India’s Elections: Will Modi be Re-elected?


By Dr. Vishnu Bisram (in India)

Modi’s five years term as Prime Minister has almost come to an end. And it has been a good innings though the mission of transforming India has a long journey to go. He is seeking re-election to another five year term.

Opinion polls suggest it is an uphill battle. Surveys carried out by this writer in selected strongholds of Modi in Mumbai, Delhi, and parts of Uttar Pradesh suggest he will carry them. However, in many other areas, pollsters suggest he will be crushed. Voting began on April 11. There are seven phases of voting. Three phases are complete. Exit polls are not allowed until the final phase on May 18. Thus, there is no hint on a projected outcome. Counting of ballots will take place on May 23. Modi will win the most seats though not a majority.

Modi’s mission of transforming India is unfinished. There is much more to be done in India. Clearly, one term is not enough to transform a country or leave behind an institutionalized legacy of change especially in reforming India’s massive bureaucracy and curtailing corruption in order to change behavioral attitude and attract foreign investment. Modi needs a second term and voters seem favorable although it is too early to tell whether he will get a majority.

According to polls, Modi’s party will win the most seats but fall short of a majority. Pollsters predict a hung parliament. Of 200 voters interviewed at random in India in January 2019 by this writer, 71% preferred Modi, as compared with 12% for Rahul Gandhi, as PM. In January 2019, 44% of the voters feel Modi will be re-elected. In March, after Modi ordered surgical strikes against terror groups inside Pakistan, the number went up to 46% among 100 voters interviewed at random. Among Indian diaspora delegates at PBD 2019, 76% felt Modi will be re-elected. Almost everyone in the diaspora that supported Modi in 2013/14 has remained committed to supporting him for another term. In a recent survey (January/February 2019) conducted by Dr. Bisram of 120 members of the diaspora in New York, asked if they feel Modi should be given a second term to continue the reform he started in India, 95% said yes. The diaspora feels that the other political choices in India are not viable alternatives.

In the diaspora, Modi still enjoys strong support over other potential candidates for PM. The Caribbean Indian diaspora has been keenly following the elections and overwhelmingly wants Modi-ji to be re-elected for another term. The Indo-Guyanese and Trinidadian diaspora in conversations with this writer pin their hope on Modi-ji to help guarantee free and fair elections in the countries where they live and address racial discrimination. They say he has brought prestige and respect to India and add to pride of diaspora about their (ancestral) homeland. In April 2019, in a survey of 70 Indians in the Caribbean interviewed at random, Modi leads Rahul Gandhi 84% to 6% as the preferred choice for PM. In a similar survey of 60 Indians interviewed in the greater New York area, in April 2019, 86% feel Modi deserves re-election. Clearly, the diaspora commits to supporting Modi for another term.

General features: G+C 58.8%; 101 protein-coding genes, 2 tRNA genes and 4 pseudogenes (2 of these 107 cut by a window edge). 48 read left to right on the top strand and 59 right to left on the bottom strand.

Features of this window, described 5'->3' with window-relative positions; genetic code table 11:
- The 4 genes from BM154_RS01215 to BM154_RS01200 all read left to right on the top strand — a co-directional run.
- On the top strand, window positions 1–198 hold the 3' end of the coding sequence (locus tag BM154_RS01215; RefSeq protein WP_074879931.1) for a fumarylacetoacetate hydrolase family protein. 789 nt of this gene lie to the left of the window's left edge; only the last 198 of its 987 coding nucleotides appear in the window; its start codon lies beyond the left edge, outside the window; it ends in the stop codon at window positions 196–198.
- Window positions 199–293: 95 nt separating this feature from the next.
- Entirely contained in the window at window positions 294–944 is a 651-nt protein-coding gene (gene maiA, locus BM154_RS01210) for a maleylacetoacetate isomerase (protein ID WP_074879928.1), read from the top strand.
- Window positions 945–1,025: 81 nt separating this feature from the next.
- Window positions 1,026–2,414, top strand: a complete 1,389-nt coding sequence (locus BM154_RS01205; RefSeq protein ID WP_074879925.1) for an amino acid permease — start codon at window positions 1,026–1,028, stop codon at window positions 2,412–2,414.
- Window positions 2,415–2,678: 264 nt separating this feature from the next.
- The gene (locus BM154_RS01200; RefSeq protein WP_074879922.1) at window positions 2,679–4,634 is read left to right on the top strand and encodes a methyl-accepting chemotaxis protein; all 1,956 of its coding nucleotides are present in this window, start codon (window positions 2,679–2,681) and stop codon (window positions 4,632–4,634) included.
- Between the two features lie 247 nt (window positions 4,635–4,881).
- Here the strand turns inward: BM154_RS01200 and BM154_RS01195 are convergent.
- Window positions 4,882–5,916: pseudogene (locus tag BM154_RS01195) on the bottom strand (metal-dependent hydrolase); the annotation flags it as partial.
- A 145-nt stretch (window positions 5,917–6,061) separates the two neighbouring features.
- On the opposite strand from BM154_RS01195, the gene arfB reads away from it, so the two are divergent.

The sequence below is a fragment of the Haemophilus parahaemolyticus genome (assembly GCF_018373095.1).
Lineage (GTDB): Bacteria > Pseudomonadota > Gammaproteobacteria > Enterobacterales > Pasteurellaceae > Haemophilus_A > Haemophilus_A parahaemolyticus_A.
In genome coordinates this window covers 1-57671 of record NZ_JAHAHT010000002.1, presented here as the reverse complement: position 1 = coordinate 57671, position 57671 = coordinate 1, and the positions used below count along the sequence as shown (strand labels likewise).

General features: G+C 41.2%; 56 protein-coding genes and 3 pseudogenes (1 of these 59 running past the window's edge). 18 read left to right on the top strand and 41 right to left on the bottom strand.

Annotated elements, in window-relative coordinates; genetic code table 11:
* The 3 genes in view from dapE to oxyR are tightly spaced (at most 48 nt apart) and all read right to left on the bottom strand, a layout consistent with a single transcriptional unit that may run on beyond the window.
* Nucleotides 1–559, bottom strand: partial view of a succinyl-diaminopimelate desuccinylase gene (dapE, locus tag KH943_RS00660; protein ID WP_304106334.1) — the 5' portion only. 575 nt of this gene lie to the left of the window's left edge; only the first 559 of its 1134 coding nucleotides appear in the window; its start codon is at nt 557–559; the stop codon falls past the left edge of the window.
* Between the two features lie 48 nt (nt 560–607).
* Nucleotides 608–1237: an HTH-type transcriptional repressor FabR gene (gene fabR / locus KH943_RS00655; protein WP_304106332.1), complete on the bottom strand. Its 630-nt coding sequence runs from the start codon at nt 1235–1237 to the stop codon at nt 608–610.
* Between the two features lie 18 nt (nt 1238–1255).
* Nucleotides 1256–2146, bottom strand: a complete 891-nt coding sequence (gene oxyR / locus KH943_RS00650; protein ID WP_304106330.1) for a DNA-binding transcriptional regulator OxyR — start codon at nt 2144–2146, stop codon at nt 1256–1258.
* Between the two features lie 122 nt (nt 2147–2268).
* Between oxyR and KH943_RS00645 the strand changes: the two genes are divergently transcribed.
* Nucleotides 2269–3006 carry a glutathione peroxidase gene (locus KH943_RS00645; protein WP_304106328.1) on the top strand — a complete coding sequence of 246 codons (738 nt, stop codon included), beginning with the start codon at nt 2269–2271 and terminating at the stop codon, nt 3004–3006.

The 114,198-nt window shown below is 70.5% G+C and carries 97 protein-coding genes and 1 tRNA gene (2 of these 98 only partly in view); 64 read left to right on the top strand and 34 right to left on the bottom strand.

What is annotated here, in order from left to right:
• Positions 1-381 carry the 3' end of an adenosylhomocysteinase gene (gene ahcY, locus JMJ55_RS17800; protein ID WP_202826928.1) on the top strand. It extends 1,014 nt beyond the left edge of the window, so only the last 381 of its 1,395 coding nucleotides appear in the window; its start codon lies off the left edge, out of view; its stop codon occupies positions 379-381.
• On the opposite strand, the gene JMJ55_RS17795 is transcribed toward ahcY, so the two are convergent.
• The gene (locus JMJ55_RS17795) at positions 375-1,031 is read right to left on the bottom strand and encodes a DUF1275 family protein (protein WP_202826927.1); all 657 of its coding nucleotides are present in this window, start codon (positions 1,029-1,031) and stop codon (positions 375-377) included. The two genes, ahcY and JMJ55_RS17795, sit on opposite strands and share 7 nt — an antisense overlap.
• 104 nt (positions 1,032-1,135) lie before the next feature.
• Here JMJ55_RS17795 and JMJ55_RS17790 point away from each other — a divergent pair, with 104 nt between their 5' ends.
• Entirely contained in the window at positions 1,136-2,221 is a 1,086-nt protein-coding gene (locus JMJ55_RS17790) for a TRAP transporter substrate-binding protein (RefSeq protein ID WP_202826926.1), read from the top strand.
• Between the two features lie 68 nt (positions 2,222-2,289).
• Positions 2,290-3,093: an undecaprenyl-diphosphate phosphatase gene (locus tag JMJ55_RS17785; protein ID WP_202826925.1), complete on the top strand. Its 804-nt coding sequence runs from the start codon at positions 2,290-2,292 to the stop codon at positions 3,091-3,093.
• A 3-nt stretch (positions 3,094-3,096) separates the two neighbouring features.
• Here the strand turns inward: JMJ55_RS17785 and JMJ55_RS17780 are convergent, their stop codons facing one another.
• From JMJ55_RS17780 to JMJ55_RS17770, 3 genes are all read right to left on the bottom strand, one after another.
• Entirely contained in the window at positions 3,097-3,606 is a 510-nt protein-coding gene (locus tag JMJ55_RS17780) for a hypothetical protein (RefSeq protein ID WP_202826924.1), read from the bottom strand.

One Indian voter, Gopichand Sanduja of Delhi, who is a committed and dedicated Modi fan, had placed full faith in Modi to make India into a more powerful nation. Gopichand has been a Modi defender. His view of Modi aptly reflects that of every Indian who voted for Modi and the BJP in 2014. Gopichand is not equivocal at all in saying that Indian voters did right by giving Modi the absolute majority in 2014 so that he does not have to be held ransom by any of the allies to push India forward on the world map. He feels Modi deserve another majority in this election. During the 2014 election campaign, Gopichand, like so many other Indian voters, said India needed a powerful leader with a strong vision and someone who can provide good governance. And polls suggested Modi has not been corrupt. Gopichand, like so many others with who I interacted during the 2014 campaign and right after, stated Modi would be a much better leader than Manmohan Singh. And the polls conducted by this writer suggested he was more highly rated than Manmohan. He is more favorable than Rahul Gandhi. In 2014, voters told this writer that they wanted to see the moribund economy kick-start.

Modi has seen to that with India experiencing spectacular growth rates. Most people I spoke with during the 2014 election campaign said corruption and the stifling bureaucracy were holding the country back. Modi took direct action on both scores – approving all substantive appointments and major government contracts. He has had no tolerance for wasteful expenditure and or corrupt officials. He tamed the bureaucracy. Under Modi, there has not been any scandal or corruption scams unlike under the previous regime when there were countless corruption scams. As Gopichand said, “Modi has been resolute, assertive and made firm decisions” – the kind of leadership he feels need to be continued.

Those who supported Modi in 2014 would like to see him get another term in 2019 to fulfill his mission. They feel he will remain a strong, non-corruptible leader.


The views expressed in this article are those of the writer and do not necessarily represent the position or policy of the THE WEST INDIAN.